U.S. citizens are “far more religious” than adults from other prosperous western countries, the Pew Research Center revealed in a new report Tuesday.
Despite widely reported drops in religious practice and the growth of the non-religiously affiliated (“nones”) in the United States, the fact remains that “Americans pray more often, are more likely to attend weekly religious services and ascribe higher importance to faith in their lives than adults in other wealthy, Western democracies,” Pew found.
By every important index, Americans are much more religious than Canadians, Australians, and most Europeans, Pew said.
Whereas a healthy majority of American adults (55 percent) say they pray every day, fewer than half as many say the same in Canada (25 percent), Australia (18 percent), and Great Britain (6 percent). Among all Europeans, an average of fewer than one in four (22 percent) say they pray daily.
The United States continues to stand out for its religiosity, Pew noted, and in this regard more closely resembles poorer, developing nations than the wealthy countries of the West. Regarding the habit of daily prayer, Americans find themselves in the middle of the pack of very religious poor countries, such as South Africa (52 percent), Bangladesh (57 percent), and Bolivia (56 percent).
Out of the 102 nations examined in the Pew study, only the United States had both a higher-than-average level prayer and greater wealth. Not a single other country surveyed with a gross domestic product (GDP) of more than $30,000 per person registered even 40 percent of adults saying they pray daily.
Despite its unique status among wealthy nations, religious practice in the U.S. has dropped off considerably.
A 2015 study by the Pew Research Center found that the United States had experienced an alarming dip in religiosity over the prior seven years, with the only religions to grow in the period were Islam, which was up a half percent, Hinduism, up 0.3 percent, and the ambiguous category of “other religions,” comprising everything from Baha’i to Wicca to Satanism.
The religious category to suffer the biggest losses was Christianity, especially mainline Christianity and Catholicism, which fell 3.4 percent and 3.1 percent, respectively. Though the United States is still a statistically “Christian nation,” with some 70 percent of Americans identifying themselves as Christian, it is markedly less so than even a generation ago.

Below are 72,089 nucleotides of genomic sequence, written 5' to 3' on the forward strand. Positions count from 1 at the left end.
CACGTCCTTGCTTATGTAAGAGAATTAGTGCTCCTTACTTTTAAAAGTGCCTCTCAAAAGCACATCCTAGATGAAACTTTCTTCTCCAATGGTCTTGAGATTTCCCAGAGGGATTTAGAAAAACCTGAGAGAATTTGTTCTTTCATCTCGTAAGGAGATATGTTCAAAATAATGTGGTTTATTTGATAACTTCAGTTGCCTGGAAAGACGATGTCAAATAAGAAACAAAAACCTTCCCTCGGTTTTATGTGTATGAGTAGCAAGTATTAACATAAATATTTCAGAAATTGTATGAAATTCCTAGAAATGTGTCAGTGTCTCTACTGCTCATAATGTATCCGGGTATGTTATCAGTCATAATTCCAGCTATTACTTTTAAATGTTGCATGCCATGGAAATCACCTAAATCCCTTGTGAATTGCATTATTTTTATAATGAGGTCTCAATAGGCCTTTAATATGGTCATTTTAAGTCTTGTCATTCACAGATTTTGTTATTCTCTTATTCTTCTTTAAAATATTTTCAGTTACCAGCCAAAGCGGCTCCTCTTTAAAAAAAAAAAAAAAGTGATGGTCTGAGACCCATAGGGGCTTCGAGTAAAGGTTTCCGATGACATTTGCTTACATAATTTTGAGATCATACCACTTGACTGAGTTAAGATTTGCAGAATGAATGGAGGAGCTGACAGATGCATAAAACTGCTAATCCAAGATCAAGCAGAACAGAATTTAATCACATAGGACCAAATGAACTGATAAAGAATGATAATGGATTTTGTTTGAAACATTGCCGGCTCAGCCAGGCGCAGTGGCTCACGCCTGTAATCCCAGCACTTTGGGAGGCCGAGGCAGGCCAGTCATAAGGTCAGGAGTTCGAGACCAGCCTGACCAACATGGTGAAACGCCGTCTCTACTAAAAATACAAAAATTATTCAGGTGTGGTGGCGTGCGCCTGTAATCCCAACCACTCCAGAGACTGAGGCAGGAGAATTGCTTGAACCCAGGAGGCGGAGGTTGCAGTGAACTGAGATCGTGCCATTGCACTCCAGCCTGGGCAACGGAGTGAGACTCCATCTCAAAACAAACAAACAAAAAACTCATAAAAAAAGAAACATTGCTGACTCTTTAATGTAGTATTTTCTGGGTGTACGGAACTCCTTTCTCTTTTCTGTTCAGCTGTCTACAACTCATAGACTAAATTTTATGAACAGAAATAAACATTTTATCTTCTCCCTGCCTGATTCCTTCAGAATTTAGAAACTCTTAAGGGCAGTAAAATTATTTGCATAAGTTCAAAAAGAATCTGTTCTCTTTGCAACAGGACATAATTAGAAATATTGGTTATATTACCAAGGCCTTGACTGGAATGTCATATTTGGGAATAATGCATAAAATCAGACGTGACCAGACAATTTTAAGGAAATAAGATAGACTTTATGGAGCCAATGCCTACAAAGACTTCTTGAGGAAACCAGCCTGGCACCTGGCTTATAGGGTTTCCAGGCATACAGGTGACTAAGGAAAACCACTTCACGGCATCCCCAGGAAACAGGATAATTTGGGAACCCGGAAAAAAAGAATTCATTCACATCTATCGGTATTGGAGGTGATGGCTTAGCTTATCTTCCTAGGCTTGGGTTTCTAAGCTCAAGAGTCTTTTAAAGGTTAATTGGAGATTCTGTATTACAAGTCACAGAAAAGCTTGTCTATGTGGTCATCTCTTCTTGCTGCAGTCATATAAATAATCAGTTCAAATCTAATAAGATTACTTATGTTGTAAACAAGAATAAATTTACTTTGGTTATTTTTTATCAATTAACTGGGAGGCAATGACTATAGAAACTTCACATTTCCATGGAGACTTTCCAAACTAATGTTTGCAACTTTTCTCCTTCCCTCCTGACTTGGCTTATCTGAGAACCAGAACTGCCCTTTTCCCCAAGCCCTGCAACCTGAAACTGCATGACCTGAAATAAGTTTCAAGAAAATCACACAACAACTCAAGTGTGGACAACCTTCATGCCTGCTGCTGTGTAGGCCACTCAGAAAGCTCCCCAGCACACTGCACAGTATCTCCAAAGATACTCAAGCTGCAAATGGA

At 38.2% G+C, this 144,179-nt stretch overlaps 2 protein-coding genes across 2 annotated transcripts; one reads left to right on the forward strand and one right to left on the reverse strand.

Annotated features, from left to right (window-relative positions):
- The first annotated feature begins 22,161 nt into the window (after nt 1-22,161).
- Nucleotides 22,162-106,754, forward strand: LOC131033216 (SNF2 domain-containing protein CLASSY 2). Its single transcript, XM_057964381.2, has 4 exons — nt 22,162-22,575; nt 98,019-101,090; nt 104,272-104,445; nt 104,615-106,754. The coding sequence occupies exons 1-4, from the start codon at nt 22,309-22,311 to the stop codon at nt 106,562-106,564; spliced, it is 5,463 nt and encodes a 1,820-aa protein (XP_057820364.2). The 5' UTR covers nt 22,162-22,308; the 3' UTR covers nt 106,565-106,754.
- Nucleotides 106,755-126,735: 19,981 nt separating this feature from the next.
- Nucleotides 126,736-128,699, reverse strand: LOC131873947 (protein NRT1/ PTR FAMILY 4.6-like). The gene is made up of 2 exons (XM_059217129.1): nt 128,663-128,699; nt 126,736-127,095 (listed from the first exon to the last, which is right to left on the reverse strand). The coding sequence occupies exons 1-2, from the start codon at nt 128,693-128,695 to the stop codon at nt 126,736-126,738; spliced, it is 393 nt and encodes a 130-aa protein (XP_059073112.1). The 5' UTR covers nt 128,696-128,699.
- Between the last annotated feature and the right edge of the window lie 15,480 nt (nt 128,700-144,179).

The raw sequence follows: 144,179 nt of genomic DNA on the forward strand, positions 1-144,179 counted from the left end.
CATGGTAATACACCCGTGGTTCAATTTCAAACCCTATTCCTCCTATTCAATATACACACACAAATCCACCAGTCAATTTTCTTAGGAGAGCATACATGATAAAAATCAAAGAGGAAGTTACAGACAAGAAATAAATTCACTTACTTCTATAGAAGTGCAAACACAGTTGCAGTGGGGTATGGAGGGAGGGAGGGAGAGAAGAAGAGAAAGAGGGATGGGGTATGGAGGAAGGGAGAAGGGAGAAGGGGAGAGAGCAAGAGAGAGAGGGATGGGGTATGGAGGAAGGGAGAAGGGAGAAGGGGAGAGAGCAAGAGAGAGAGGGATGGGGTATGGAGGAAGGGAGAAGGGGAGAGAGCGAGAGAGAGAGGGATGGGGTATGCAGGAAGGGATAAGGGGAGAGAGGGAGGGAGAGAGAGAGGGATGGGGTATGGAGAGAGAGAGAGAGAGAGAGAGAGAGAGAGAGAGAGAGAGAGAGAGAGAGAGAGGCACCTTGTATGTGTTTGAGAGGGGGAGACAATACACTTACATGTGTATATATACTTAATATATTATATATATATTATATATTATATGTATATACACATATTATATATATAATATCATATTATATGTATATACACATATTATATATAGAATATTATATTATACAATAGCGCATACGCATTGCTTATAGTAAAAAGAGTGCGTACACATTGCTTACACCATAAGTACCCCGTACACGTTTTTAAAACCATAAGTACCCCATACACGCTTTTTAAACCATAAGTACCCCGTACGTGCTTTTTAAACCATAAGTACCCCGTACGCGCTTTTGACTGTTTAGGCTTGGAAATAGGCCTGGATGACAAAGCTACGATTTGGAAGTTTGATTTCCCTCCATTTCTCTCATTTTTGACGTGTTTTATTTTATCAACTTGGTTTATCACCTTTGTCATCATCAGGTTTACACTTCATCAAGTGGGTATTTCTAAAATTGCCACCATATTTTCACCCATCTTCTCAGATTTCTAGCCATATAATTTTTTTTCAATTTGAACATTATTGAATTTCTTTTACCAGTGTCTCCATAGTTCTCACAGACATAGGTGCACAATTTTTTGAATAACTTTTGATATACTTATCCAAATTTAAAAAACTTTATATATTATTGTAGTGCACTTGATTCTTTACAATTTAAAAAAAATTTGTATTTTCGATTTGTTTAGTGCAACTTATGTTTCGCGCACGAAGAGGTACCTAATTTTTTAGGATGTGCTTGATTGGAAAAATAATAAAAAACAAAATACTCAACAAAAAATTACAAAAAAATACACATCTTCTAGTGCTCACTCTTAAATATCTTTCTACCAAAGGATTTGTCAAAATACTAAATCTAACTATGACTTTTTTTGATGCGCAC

In 2007, Americans were 78.4 percent Christian whereas in 2014—just seven years later—the figure had dropped to 70.6 percent. Some of the smaller constituencies, such as Mormons and Jehovah’s Witnesses, remained virtually unchanged, while the larger denominations saw significant decreases.
In a 2017 study, Pew found that religious affiliation and practice had dropped off dramatically during of President Barack Obama’s two terms in the White House.
“When it comes to the nation’s religious identity, the biggest trend during Obama’s presidency is the rise of those who claim no religion at all,” Pew noted in a report titled “How America Changed During Barack Obama’s Presidency.”
When Barack Obama took office, those who identified as atheists or agnostics along with those who said their religion was “nothing in particular” totaled only 16 percent of the U.S. adult population. On leaving office 8 years later, the non-religious in America made up nearly a quarter of the population.
The percentage of Americans who say they believe in God, consider religion to be very important in their lives, pray daily, and attend religious services at least monthly all dropped during the Obama years, Pew found.
Despite these sobering statistics, some scholars claimed earlier this year that religiosity is not on the decline in the United States but enjoys “persistent and exceptional intensity.”
In an analysis of recent scholarship, Glenn T. Stanton observed that while moderate religion is indeed slipping in the United States, intense religious belief and practice, especially among Christians, is holding strong and even increasing.
A report in December 2017 by scholars from Harvard and Indiana Universities suggested that the secularization taking place in many advanced industrialized societies does not in fact hold for American culture, and that religiosity in the United States is actually growing more exceptional in comparison with the rest of the world.
“The secularization thesis asserts that as a result of ongoing modernization and the advance of science, religion will become increasingly irrelevant in public and private life,” researchers Landon Schnabel and Sean Bock said. Whereas this pattern seems to hold true in several advanced industrial societies, there are notable differences in the United States.
Rather than symmetric decline across all levels of religiosity, they asserted, “religious change in the United States could be driven by a decline of moderate religion,” the writers contend.
Moreover, although religion in America may be following the trend of other countries on average, “we suspect that intense religionists will increasingly define religion in the United States and that this religious makeup is—and will continue to be—unique compared to other wealthy, secularizing countries,” they said.
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